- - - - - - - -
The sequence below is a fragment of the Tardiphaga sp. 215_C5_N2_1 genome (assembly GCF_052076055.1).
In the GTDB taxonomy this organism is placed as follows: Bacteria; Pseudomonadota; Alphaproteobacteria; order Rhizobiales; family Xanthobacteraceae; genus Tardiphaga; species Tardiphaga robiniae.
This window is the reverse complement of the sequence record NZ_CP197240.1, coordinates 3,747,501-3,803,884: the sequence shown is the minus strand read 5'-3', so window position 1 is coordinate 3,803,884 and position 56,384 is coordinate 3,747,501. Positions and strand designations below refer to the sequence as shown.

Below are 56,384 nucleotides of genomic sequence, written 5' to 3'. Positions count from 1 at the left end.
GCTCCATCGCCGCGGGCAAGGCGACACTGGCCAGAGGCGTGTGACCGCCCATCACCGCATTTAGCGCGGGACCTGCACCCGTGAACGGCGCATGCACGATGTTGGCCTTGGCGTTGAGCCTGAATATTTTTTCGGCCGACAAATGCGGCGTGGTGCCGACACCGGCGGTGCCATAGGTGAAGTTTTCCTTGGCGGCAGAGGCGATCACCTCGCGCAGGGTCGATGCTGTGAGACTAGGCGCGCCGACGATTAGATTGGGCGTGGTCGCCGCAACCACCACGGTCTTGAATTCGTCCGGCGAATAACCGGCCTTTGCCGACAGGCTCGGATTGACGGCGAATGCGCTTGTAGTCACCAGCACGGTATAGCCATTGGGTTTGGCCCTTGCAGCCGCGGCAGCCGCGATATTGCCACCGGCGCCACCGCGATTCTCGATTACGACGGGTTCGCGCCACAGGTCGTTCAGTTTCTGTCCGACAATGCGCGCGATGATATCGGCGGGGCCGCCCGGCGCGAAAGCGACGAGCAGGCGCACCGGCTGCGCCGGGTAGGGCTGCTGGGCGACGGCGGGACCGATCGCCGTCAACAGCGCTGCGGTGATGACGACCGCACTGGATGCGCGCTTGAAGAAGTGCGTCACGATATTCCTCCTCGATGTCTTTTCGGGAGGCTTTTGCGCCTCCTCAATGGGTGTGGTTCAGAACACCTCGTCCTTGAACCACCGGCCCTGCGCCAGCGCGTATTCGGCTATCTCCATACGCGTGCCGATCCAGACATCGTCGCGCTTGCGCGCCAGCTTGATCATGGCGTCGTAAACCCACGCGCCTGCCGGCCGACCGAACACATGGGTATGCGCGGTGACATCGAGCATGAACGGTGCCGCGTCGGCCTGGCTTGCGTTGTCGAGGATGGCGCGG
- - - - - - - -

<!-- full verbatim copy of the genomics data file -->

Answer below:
The sequence below is a fragment of the Tardiphaga sp. 215_C5_N2_1 genome (assembly GCF_052076055.1).
In the GTDB taxonomy this organism is placed as follows: Bacteria; Pseudomonadota; Alphaproteobacteria; order Rhizobiales; family Xanthobacteraceae; genus Tardiphaga; species Tardiphaga robiniae.
This window is the reverse complement of the sequence record NZ_CP197240.1, coordinates 3,747,501-3,803,884: the sequence shown is the minus strand read 5'-3', so window position 1 is coordinate 3,803,884 and position 56,384 is coordinate 3,747,501. Positions and strand designations below refer to the sequence as shown.

Below are 56,384 nucleotides of genomic sequence, written 5' to 3'. Positions count from 1 at the left end.
GCTCCATCGCCGCGGGCAAGGCGACACTGGCCAGAGGCGTGTGACCGCCCATCACCGCATTTAGCGCGGGACCTGCACCCGTGAACGGCGCATGCACGATGTTGGCCTTGGCGTTGAGCCTGAATATTTTTTCGGCCGACAAATGCGGCGTGGTGCCGACACCGGCGGTGCCATAGGTGAAGTTTTCCTTGGCGGCAGAGGCGATCACCTCGCGCAGGGTCGATGCTGTGAGACTAGGCGCGCCGACGATTAGATTGGGCGTGGTCGCCGCAACCACCACGGTCTTGAATTCGTCCGGCGAATAACCGGCCTTTGCCGACAGGCTCGGATTGACGGCGAATGCGCTTGTAGTCACCAGCACGGTATAGCCATTGGGTTTGGCCCTTGCAGCCGCGGCAGCCGCGATATTGCCACCGGCGCCACCGCGATTCTCGATTACGACGGGTTCGCGCCACAGGTCGTTCAGTTTCTGTCCGACAATGCGCGCGATGATATCGGCGGGGCCGCCCGGCGCGAAAGCGACGAGCAGGCGCACCGGCTGCGCCGGGTAGGGCTGCTGGGCGACGGCGGGACCGATCGCCGTCAACAGCGCTGCGGTGATGACGACCGCACTGGATGCGCGCTTGAAGAAGTGCGTCACGATATTCCTCCTCGATGTCTTTTCGGGAGGCTTTTGCGCCTCCTCAATGGGTGTGGTTCAGAACACCTCGTCCTTGAACCACCGGCCCTGCGCCAGCGCGTATTCGGCTATCTCCATACGCGTGCCGATCCAGACATCGTCGCGCTTGCGCGCCAGCTTGATCATGGCGTCGTAAACCCACGCGCCTGCCGGCCGACCGAACACATGGGTATGCGCGGTGACATCGAGCATGAACGGTGCCGCGTCGGCCTGGCTTGCGTTGTCGAGGATGGCGCGG